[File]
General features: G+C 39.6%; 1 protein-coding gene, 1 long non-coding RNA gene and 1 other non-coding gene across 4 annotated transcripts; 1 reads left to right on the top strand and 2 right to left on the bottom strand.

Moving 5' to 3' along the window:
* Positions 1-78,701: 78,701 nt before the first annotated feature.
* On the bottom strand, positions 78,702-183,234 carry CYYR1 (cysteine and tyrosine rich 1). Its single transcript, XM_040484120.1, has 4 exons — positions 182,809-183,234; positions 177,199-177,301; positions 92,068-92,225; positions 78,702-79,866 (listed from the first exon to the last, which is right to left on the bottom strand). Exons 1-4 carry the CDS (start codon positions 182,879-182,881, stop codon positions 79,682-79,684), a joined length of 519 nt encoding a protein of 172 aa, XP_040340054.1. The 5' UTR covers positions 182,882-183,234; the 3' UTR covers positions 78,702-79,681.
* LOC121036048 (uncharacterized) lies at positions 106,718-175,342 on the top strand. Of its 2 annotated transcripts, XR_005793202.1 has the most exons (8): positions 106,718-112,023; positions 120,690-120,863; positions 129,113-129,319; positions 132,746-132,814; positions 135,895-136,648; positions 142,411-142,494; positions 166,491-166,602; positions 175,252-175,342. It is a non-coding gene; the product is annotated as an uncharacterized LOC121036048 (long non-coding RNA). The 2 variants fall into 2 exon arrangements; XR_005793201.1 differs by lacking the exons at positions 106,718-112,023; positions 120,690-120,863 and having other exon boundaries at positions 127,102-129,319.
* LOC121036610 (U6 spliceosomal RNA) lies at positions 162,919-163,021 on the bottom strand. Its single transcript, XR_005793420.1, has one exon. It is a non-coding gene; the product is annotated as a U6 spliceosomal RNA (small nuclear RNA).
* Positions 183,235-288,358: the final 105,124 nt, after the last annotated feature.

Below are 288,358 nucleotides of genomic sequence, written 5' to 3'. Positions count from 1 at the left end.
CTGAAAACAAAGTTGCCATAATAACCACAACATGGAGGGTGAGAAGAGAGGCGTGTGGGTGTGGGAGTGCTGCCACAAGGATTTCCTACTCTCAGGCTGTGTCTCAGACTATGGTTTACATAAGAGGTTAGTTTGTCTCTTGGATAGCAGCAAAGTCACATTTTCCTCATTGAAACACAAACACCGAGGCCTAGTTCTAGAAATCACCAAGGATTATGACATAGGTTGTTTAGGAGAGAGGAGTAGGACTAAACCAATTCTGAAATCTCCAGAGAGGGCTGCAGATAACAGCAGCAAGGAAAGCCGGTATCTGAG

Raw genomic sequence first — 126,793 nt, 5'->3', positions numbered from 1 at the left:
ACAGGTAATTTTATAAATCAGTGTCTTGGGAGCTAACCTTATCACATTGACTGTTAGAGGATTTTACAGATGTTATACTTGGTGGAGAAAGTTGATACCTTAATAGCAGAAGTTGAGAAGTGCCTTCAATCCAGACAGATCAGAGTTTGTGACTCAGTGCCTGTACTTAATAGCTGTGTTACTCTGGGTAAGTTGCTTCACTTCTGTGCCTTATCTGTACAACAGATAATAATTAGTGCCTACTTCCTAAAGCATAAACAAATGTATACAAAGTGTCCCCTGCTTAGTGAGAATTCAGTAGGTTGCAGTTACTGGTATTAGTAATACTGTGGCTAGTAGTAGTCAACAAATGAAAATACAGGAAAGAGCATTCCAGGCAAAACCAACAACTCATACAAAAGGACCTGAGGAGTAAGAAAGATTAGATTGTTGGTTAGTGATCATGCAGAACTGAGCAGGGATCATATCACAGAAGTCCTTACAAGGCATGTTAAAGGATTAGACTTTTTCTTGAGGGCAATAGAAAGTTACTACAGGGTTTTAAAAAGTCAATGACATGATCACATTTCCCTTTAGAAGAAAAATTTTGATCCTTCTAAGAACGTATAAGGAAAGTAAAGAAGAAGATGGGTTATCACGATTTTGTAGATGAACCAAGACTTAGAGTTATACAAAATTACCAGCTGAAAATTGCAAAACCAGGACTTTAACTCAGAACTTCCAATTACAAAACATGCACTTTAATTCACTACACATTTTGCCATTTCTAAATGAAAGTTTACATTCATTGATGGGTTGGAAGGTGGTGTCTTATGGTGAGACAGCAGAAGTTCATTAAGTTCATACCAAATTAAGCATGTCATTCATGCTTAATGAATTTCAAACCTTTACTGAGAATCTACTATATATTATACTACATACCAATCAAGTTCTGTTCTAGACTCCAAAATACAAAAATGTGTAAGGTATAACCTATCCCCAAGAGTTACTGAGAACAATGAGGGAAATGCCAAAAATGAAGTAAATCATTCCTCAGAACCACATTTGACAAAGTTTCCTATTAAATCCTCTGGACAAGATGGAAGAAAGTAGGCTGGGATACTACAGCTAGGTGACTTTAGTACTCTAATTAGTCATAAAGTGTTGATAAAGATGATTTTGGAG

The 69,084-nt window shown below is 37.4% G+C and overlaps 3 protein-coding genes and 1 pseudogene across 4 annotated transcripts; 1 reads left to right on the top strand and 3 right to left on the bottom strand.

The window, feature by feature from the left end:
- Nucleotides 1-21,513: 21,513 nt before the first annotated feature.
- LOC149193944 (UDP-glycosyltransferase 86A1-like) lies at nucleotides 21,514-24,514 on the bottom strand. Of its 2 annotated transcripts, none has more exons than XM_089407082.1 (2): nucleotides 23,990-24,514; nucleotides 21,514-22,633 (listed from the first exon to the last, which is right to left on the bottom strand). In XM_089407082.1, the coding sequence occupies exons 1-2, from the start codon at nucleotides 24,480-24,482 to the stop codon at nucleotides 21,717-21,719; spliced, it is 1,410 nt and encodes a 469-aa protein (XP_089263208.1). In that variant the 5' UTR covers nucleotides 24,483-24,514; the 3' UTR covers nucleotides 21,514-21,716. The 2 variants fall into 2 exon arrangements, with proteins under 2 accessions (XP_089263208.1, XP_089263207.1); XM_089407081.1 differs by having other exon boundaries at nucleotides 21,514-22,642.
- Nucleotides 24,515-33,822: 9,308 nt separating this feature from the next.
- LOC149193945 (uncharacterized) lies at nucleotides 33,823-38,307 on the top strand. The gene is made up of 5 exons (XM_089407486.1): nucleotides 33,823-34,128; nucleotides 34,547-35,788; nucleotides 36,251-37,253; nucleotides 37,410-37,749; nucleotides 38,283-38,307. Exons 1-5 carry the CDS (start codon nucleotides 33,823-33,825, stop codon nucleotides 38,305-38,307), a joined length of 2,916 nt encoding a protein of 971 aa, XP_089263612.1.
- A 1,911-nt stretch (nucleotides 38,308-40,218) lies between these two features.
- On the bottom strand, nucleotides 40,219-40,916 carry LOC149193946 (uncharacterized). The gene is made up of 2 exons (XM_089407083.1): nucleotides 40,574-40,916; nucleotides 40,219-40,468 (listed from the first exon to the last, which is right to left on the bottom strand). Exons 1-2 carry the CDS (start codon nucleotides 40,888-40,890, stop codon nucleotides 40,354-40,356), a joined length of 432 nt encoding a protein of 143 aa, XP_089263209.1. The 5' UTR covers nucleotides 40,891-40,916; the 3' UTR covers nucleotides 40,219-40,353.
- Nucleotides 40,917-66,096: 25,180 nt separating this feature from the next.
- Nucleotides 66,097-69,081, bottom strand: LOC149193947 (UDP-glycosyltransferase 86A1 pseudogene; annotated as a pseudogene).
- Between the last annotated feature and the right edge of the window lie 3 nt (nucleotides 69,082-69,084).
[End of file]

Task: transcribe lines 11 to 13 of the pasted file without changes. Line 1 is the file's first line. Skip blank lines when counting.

ACAGGTAATTTTATAAATCAGTGTCTTGGGAGCTAACCTTATCACATTGACTGTTAGAGGATTTTACAGATGTTATACTTGGTGGAGAAAGTTGATACCTTAATAGCAGAAGTTGAGAAGTGCCTTCAATCCAGACAGATCAGAGTTTGTGACTCAGTGCCTGTACTTAATAGCTGTGTTACTCTGGGTAAGTTGCTTCACTTCTGTGCCTTATCTGTACAACAGATAATAATTAGTGCCTACTTCCTAAAGCATAAACAAATGTATACAAAGTGTCCCCTGCTTAGTGAGAATTCAGTAGGTTGCAGTTACTGGTATTAGTAATACTGTGGCTAGTAGTAGTCAACAAATGAAAATACAGGAAAGAGCATTCCAGGCAAAACCAACAACTCATACAAAAGGACCTGAGGAGTAAGAAAGATTAGATTGTTGGTTAGTGATCATGCAGAACTGAGCAGGGATCATATCACAGAAGTCCTTACAAGGCATGTTAAAGGATTAGACTTTTTCTTGAGGGCAATAGAAAGTTACTACAGGGTTTTAAAAAGTCAATGACATGATCACATTTCCCTTTAGAAGAAAAATTTTGATCCTTCTAAGAACGTATAAGGAAAGTAAAGAAGAAGATGGGTTATCACGATTTTGTAGATGAACCAAGACTTAGAGTTATACAAAATTACCAGCTGAAAATTGCAAAACCAGGACTTTAACTCAGAACTTCCAATTACAAAACATGCACTTTAATTCACTACACATTTTGCCATTTCTAAATGAAAGTTTACATTCATTGATGGGTTGGAAGGTGGTGTCTTATGGTGAGACAGCAGAAGTTCATTAAGTTCATACCAAATTAAGCATGTCATTCATGCTTAATGAATTTCAAACCTTTACTGAGAATCTACTATATATTATACTACATACCAATCAAGTTCTGTTCTAGACTCCAAAATACAAAAATGTGTAAGGTATAACCTATCCCCAAGAGTTACTGAGAACAATGAGGGAAATGCCAAAAATGAAGTAAATCATTCCTCAGAACCACATTTGACAAAGTTTCCTATTAAATCCTCTGGACAAGATGGAAGAAAGTAGGCTGGGATACTACAGCTAGGTGACTTTAGTACTCTAATTAGTCATAAAGTGTTGATAAAGATGATTTTGGAG

The 69,084-nt window shown below is 37.4% G+C and overlaps 3 protein-coding genes and 1 pseudogene across 4 annotated transcripts; 1 reads left to right on the top strand and 3 right to left on the bottom strand.

The window, feature by feature from the left end: